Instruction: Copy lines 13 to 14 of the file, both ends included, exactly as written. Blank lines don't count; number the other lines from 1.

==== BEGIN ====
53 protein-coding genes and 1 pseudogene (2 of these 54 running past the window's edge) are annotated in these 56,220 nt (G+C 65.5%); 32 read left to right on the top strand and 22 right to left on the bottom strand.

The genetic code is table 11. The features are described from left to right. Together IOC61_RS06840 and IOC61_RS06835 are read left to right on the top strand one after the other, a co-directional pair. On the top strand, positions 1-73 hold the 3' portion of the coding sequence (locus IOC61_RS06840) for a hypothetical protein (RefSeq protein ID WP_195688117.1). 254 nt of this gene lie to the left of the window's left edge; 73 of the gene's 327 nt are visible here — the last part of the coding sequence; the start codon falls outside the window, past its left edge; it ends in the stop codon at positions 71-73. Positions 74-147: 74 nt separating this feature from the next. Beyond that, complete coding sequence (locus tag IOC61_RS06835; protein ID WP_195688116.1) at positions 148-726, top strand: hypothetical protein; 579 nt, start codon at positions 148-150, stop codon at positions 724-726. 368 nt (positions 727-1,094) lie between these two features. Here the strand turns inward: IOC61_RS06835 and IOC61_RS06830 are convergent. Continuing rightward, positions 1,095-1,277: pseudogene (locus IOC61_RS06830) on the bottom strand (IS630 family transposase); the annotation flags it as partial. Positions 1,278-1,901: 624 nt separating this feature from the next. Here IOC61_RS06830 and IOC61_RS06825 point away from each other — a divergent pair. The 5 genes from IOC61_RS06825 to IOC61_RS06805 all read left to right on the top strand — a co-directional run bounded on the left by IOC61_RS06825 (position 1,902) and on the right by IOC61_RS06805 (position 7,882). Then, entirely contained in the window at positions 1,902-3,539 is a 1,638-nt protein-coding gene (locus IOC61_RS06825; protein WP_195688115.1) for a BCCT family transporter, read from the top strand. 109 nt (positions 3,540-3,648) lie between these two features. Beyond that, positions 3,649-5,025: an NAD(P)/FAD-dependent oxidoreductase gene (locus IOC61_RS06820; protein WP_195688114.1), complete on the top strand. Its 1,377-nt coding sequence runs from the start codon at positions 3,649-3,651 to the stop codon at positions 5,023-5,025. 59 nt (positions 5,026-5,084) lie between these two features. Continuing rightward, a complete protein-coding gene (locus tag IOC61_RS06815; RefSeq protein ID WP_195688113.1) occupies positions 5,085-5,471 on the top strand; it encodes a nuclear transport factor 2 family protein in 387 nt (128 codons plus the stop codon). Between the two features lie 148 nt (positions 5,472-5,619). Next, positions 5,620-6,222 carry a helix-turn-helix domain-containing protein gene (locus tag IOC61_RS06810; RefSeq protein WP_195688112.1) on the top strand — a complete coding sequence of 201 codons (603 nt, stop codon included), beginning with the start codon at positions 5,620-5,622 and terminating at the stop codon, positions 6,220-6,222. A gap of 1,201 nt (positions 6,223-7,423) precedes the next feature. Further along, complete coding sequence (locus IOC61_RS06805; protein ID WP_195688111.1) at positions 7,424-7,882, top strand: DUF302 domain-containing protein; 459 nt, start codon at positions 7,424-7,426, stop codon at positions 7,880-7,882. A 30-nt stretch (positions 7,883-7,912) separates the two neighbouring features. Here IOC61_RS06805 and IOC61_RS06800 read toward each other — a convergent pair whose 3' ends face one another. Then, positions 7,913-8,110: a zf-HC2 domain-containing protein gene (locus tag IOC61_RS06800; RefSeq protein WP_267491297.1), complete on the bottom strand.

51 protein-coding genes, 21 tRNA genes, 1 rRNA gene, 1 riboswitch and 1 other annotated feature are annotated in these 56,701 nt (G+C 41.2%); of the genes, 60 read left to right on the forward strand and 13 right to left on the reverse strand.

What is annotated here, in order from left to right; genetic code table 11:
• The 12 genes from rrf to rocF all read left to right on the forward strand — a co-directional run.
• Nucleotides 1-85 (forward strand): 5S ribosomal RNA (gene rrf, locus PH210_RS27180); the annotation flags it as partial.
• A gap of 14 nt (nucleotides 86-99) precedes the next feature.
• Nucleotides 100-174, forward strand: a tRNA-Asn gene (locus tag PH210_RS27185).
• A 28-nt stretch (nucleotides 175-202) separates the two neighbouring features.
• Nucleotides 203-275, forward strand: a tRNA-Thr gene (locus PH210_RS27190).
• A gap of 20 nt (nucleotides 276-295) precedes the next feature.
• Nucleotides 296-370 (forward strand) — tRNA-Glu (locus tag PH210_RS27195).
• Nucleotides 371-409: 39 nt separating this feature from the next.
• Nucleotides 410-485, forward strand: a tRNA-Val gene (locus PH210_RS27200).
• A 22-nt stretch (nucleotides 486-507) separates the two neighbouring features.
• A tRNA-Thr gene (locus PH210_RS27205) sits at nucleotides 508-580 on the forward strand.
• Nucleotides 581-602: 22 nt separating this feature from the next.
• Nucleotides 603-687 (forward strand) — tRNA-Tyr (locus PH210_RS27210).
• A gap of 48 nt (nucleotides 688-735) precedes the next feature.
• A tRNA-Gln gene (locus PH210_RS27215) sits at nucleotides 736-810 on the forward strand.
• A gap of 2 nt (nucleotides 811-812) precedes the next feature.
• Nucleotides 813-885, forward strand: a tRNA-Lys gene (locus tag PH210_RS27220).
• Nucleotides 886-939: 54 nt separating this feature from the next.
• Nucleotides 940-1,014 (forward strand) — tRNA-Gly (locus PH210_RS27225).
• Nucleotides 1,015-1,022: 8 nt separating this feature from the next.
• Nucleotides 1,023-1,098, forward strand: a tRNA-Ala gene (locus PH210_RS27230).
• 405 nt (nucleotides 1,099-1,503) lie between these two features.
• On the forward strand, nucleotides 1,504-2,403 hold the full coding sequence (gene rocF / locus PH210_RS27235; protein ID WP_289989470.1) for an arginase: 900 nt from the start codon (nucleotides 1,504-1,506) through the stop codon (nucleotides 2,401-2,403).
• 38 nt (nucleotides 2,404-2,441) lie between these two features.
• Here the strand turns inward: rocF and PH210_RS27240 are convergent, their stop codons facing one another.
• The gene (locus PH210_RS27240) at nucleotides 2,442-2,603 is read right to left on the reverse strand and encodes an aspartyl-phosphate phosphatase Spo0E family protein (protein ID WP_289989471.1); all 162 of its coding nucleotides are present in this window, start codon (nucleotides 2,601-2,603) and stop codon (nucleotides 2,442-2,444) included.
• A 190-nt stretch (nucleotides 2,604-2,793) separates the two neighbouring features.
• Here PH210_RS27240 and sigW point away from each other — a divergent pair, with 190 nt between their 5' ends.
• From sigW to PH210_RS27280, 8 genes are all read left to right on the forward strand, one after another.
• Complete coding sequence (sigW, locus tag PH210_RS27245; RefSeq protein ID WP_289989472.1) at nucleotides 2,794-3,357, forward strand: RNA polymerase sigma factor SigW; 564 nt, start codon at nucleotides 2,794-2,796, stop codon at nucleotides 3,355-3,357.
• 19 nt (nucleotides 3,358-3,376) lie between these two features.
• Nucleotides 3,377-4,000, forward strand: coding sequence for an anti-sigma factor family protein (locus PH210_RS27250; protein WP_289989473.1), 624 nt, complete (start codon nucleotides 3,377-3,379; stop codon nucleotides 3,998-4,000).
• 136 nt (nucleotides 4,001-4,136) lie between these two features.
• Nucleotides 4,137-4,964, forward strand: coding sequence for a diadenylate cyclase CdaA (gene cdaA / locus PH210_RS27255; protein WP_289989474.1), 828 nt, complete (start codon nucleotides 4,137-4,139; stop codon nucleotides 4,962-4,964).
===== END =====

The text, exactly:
• Nucleotides 371-409: 39 nt separating this feature from the next.
• Nucleotides 410-485, forward strand: a tRNA-Val gene (locus PH210_RS27200).